Note from Chris McDonnell:
As I mentioned a couple of weeks ago, with the Universe media group closing, my CT column is at an end. However….For the last few weeks, La Croix International website has been carrying my pieces. This is the web presence linked to the French paper La Croix. The English language text is edited by Robert Mickens ex Tablet columnist who is based in Rome.
I have now arranged to write a weekend column for La Croix, the first one of which is attached. Some of you on this circulation list I know subscribe to La Croix so you might pick my articles directly. Either way, I hope you will continue to enjoy your weekly read.
Go well and take good care, Chris
The Table of the Lord
June 20th 2021
It is that time of the year again, when, after months of careful preparation, our young children are offered the Eucharist for the first time. Only, this year it is different. With so many churches closed or in limited use, the experience is changed. Being with family as they approached the Table of the Lord in recent months has not been there, learning by example has been missing, the celebration is in so many ways, hollow, empty. Time and event have somehow slipped from our grasp, what was normal is no more, the gift of experience is missing as everything has changed.
In contrast, the bishops in the US Conference have set out on a path of discussion of eligibility for the reception of the gift from the Lord’s table, seeking a clarification that can only sharpen the division where care and concern for faith should be paramount.
The gathering round a table has a significance in many spheres. The family table is a focal point of the home, the place where a meal is eaten and conversation is shared, where points of view are exchanged and nourishment received. On special occasions, the best table cloth, napkins and crockery are brought out to mark the importance of the gathering.
To turn someone away from the table is a rejection of significance, the refusal of sustenance a gesture that cannot be ignored. Declaring someone unwelcome is not a trivial matter, it is opting out of a friendship in a public manner that shows disapproval.
When there is international dispute, we talk of bringing those who disagree to the table, recognizing that common cause will only be achieved through a meeting of hearts and minds intent on finding a meaningful solution. It is when we meet round a common table that agreement is finally reached and a solution is found. We speak of bringing an issue ‘to the table’, recognizing that the table is a meeting place where matters might be resolved.
When leaving our homes in towns and cities we gather in church to share in the Eucharist, we are coming together in unity of purpose and commonality of prayer, setting aside our divisions and disagreements.
The politicizing of Eucharistic Reception is diametrically opposed to the gift of love that is offered. Our individual conscience is always paramount, our intention is a matter between ourselves and the God in whom we profess our Christian faith.
We have a phrase when there is disagreement –‘The least said the better’. The US hierarchy would do well to reflect on those few words for already sides are being drawn in a dispute that is dividing the American Church. It was recently reported on the NCR website that “A group of Catholic Democrats in the House of Representatives is preparing a ‘statement of principles’ to be released after a vote June 17 by the American Catholic bishops on a proposal to draft a document on the Eucharist that taps into ongoing debate regarding Communion and politicians who back abortion rights.”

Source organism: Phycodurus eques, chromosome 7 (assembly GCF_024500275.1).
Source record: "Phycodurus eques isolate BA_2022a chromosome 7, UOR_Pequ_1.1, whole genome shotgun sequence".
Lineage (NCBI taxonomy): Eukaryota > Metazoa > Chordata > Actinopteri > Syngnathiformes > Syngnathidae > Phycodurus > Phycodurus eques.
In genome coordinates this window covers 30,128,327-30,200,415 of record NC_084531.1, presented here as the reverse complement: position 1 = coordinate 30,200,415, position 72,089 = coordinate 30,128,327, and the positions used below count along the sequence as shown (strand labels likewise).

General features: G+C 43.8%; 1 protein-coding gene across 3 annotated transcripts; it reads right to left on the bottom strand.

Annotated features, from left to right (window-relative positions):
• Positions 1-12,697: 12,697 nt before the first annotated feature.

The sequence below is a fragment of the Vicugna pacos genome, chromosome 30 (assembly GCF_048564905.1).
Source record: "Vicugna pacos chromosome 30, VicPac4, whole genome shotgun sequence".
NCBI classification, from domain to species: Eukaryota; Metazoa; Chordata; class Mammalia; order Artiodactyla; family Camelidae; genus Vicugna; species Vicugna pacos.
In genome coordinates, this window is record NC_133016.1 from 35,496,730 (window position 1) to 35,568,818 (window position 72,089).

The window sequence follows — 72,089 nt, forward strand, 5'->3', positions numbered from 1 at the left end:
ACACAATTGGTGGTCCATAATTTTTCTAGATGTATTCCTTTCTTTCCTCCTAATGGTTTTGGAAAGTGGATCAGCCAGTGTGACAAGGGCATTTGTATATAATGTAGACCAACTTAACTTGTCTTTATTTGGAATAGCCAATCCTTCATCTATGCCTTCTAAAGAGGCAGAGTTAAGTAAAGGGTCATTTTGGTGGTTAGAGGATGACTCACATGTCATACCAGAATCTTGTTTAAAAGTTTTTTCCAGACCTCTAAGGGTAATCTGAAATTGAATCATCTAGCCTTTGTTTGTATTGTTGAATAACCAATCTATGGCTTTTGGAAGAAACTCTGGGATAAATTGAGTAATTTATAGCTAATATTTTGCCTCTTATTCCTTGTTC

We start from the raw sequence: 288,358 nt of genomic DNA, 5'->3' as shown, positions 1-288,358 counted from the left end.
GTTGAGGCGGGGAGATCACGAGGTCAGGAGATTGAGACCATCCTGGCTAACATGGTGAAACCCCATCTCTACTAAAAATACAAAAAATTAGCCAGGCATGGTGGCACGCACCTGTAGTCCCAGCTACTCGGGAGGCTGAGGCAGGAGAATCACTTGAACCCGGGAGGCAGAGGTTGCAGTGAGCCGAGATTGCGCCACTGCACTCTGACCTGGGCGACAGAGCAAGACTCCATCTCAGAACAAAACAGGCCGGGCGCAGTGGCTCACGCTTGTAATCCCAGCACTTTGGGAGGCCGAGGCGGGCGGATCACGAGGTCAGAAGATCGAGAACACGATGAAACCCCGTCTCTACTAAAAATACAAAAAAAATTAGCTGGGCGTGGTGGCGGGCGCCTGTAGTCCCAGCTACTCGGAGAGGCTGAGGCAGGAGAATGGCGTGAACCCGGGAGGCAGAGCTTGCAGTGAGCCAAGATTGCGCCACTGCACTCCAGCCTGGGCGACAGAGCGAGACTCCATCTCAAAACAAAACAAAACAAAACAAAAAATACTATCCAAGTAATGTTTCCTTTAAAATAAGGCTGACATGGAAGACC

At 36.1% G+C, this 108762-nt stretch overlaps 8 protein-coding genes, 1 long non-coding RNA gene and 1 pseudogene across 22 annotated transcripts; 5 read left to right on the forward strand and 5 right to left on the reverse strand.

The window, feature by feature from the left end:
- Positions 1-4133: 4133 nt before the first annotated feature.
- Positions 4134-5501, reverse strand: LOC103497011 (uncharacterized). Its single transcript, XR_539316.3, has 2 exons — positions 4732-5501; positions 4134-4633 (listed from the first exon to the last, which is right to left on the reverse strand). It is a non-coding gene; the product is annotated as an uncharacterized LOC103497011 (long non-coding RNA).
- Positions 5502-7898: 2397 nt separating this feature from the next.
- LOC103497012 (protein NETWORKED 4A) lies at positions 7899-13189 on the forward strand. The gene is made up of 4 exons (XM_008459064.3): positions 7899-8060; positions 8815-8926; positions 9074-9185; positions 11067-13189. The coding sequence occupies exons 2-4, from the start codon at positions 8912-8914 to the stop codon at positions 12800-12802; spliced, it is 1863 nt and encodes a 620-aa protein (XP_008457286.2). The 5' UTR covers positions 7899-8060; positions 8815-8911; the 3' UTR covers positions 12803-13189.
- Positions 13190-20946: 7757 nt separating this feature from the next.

With the vote to at least prepare a position document, the USCCB has declared its view as a national conference, although in the end each bishop decides what happens in his own diocese. There is still time for much heart ache on the way through.
The citizens of the US elected Joe Biden as their President last November, a man who has openly professed his Catholic faith, choosing his integrity over the incompetence of his opponent, who carried the argument on week by week through to the early days of January, culminating in the storming of the very seat of government, the Capitol in Washington DC, the candidate who received the support of the Cardinal Archbishop of New York. Yet now, by their actions that are clearly targeting President Biden’s position, they will only serve to sow further the seeds of division.
Contrast Biden’s profession of personal faith with that of Jack Kennedy, “Contrary to common newspaper usage, I am not the Catholic candidate for president,” Kennedy said on live TV. “I am the Democratic Party’s candidate for President, who happens also to be a Catholic. I do not speak for my Church on public matters, and the Church does not speak for me.”
No one doubts the seriousness of the abortion issue from the Christian standpoint. Nor should we discount the complexity of the public argument that faces men and women who seek to serve in the political forum. One can only ask that they examine the issues with care and consideration before casting their votes.
A compassionate Church is one that is sensitive to individual needs and voice of those who profess their faith in an open and honest manner. Rigid demarcation serves only to fuel intolerance in an already fractious world.
So in this time of celebrating the First Communion of our children may we not forget to encourage the continued reception of this gift from the Lord’s Table for others rather than impose barriers that divide us, one from another.